3. Barsalou, L. W. (1999). Perceptual symbol systems. Behavioral and Brain Sciences, 22, 577–660.Google Scholar
  4. Barsalou, L. W. (2003). Situated simulation in the human conceptual system. Language and Cognitive Processes, 18(5/6), 513–562.CrossRefGoogle Scholar
  5. Budziszewski, P., Grabowski, A., Milanowicz, M., Jankowski, J., & Dzwiarek, M. (2011). Designing a workplace for workers with motion disability with computer simulation and virtual reality techniques. International Journal on Disability and Human Development, 10(4), 355–358.CrossRefGoogle Scholar
  6. Carneiro, T., Camara, G., de Andrade, P. R., & Pereira, R. R. (2011, February). An introduction to terrame. In INPE and UFOP Report, Version 1.5.Google Scholar
  7. Chemero, A. (2003). An outline of a theory of affordances. Ecological Psychology, 15(2), 181–195.CrossRefGoogle Scholar
  8. Fallah, N., Apostolopoulos, I., Bekris, K., & Folmer, E. (2013). Indoor human navigation systems: A survey. Interacting with Computers, 25(1), 21–33.Google Scholar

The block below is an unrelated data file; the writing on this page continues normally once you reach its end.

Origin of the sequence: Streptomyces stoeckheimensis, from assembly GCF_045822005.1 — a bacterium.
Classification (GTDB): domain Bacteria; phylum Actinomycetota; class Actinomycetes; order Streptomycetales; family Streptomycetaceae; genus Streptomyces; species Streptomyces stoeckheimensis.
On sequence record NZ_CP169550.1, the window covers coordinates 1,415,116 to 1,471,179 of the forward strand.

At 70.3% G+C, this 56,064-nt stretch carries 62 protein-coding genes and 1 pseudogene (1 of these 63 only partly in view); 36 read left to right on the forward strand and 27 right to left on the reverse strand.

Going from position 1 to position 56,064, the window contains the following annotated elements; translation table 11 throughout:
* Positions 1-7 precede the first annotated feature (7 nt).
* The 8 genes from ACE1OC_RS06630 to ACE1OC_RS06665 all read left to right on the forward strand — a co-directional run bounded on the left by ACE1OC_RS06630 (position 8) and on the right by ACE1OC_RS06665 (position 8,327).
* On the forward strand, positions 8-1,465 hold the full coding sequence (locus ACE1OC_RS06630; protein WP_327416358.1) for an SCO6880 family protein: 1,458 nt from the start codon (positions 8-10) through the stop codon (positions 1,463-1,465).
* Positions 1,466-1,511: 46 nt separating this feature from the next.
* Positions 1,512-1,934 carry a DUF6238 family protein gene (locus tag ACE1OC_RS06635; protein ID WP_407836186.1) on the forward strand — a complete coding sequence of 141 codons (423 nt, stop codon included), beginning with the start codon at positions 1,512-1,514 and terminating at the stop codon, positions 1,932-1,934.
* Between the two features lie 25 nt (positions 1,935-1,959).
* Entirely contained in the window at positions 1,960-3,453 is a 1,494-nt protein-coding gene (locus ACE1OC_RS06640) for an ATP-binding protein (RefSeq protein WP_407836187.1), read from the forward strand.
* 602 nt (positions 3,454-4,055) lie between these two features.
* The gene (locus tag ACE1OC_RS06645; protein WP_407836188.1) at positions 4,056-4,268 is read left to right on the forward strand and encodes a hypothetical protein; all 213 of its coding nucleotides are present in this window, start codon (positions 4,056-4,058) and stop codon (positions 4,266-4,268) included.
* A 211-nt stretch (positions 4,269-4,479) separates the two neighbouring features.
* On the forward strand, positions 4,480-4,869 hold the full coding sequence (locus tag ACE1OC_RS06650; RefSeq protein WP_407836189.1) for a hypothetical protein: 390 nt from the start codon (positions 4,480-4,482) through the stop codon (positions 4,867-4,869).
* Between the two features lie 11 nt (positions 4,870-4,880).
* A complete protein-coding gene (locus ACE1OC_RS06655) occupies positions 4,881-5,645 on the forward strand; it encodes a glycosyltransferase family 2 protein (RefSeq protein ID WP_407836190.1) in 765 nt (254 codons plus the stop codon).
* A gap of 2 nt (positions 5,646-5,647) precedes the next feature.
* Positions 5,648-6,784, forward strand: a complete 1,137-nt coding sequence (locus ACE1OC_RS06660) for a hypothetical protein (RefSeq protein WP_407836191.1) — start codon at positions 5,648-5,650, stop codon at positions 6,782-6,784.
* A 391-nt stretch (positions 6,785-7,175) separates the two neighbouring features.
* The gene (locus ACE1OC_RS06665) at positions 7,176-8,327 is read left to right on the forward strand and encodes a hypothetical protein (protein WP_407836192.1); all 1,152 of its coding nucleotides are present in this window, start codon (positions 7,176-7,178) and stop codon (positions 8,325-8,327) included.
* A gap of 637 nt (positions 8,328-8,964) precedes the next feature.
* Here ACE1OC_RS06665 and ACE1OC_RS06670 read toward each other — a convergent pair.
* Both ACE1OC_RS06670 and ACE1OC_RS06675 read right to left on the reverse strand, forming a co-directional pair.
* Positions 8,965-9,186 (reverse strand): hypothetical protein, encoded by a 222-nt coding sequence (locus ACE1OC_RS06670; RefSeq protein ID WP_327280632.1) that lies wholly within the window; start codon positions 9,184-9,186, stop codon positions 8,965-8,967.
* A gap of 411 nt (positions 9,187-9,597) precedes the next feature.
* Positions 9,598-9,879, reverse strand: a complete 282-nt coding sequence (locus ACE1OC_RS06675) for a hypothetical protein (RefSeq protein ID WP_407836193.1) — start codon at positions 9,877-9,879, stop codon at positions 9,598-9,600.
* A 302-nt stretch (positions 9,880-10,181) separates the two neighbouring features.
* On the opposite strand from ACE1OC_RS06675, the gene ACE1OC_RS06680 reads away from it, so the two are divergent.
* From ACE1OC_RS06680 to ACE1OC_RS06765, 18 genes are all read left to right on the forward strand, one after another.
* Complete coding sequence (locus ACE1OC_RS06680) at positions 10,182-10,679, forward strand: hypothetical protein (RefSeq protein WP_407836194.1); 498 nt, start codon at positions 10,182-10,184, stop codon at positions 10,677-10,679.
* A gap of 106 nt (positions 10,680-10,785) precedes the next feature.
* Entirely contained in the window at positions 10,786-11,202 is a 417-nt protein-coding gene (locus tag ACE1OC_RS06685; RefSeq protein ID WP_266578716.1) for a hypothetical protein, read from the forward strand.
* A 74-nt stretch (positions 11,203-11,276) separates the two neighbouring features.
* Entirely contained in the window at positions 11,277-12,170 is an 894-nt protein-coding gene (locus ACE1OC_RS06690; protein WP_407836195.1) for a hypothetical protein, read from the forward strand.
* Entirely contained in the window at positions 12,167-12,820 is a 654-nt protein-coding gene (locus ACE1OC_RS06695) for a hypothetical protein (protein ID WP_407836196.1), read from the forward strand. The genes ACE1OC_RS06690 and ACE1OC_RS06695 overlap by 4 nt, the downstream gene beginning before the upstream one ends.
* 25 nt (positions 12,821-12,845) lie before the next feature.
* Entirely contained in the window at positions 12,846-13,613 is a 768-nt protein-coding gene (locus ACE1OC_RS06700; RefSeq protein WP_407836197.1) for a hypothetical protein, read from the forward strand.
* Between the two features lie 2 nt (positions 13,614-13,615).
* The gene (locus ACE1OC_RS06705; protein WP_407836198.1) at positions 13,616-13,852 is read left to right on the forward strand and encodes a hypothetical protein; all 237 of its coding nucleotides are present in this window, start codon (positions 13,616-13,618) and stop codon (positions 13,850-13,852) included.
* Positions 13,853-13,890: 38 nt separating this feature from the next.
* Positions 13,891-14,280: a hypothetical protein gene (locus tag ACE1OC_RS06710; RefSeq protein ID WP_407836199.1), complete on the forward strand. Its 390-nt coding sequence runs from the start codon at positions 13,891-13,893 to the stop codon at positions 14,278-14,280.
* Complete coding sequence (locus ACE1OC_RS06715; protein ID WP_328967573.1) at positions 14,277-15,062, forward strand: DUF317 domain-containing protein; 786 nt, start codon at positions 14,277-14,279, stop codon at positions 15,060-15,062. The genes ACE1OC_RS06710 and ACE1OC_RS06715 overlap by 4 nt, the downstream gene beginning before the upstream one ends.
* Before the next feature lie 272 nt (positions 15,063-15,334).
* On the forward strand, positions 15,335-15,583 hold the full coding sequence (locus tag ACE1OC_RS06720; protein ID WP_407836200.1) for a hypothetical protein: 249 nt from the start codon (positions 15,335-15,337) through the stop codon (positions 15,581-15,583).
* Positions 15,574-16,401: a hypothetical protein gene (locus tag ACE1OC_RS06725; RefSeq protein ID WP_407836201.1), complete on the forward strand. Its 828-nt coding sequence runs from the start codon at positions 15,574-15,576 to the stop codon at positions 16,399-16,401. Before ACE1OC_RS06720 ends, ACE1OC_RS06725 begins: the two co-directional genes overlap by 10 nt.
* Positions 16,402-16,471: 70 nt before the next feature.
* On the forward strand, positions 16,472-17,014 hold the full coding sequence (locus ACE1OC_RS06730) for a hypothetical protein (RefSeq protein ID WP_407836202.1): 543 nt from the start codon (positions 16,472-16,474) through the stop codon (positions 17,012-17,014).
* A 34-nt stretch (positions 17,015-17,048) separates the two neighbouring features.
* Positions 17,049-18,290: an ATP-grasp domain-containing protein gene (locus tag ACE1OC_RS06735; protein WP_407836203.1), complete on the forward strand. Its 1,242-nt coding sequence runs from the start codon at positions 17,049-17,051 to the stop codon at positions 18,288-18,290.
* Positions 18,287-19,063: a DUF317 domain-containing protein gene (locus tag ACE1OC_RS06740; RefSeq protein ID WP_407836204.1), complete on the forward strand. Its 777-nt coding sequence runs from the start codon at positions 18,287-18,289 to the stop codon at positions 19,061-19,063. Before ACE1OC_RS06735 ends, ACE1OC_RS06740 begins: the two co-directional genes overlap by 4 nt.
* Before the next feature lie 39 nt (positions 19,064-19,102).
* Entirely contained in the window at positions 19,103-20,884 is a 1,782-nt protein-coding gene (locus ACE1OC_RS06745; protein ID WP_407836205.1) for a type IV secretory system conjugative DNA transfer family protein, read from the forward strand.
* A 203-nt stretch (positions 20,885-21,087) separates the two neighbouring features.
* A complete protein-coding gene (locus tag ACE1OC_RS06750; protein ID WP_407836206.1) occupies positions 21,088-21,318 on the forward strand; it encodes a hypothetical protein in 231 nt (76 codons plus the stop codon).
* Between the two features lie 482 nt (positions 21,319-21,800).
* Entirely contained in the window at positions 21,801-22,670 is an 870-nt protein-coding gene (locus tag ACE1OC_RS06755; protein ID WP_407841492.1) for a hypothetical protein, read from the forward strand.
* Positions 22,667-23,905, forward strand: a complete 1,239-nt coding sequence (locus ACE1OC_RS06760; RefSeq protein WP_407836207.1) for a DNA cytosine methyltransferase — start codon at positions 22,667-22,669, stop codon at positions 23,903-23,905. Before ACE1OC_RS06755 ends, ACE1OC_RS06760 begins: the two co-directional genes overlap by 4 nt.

9. Gibson, J. J. (1977). The theory of affordances. In R. Shaw & J. Bransford (Eds.), Perceiving (pp. 67–82)., Acting, and knowing: Toward an ecological psychology Hillsdale, NJ: Lawrence Erlbaum.Google Scholar
  10. Höllerer, T., Hallaway, D., Tinna, N., & Feiner, S. (2001). Steps toward accommodating variable position tracking accuracy in a mobile augmented reality system. In AIMS01: Second Int. Workshop on Artificial Intelligence in Mobile Systems (pp. 31–37), Seattle, WA, August 2001.Google Scholar
  11. Jonietz, D., Schuster, W., & Timpf, S. (2013) Modelling the suitability of urban networks for pedestrians: An affordance-based framework. In D. Vandenbroucke et al. (Eds.). Geographic information science at the heart of Europe. Lecture Notes in Geoinformation and Cartography. Switzerland: Springer.Google Scholar
  12. Jonietz, D., & Timpf, S. (2013) An affordance-based simulation framework for assessing spatial suitability. In T. Tenbrink et al. (Eds.), COSIT 2013. LNCS 8116 (pp. 169–184). Switzerland: Springer International Publishing.Google Scholar
  13. Li, X., Claramunt, C., & Ray, C. (2010). A grid graph-based model for the analysis of 2d indoor spaces. Computers, Environment and Urban Systems, 34, 532–540.CrossRefGoogle Scholar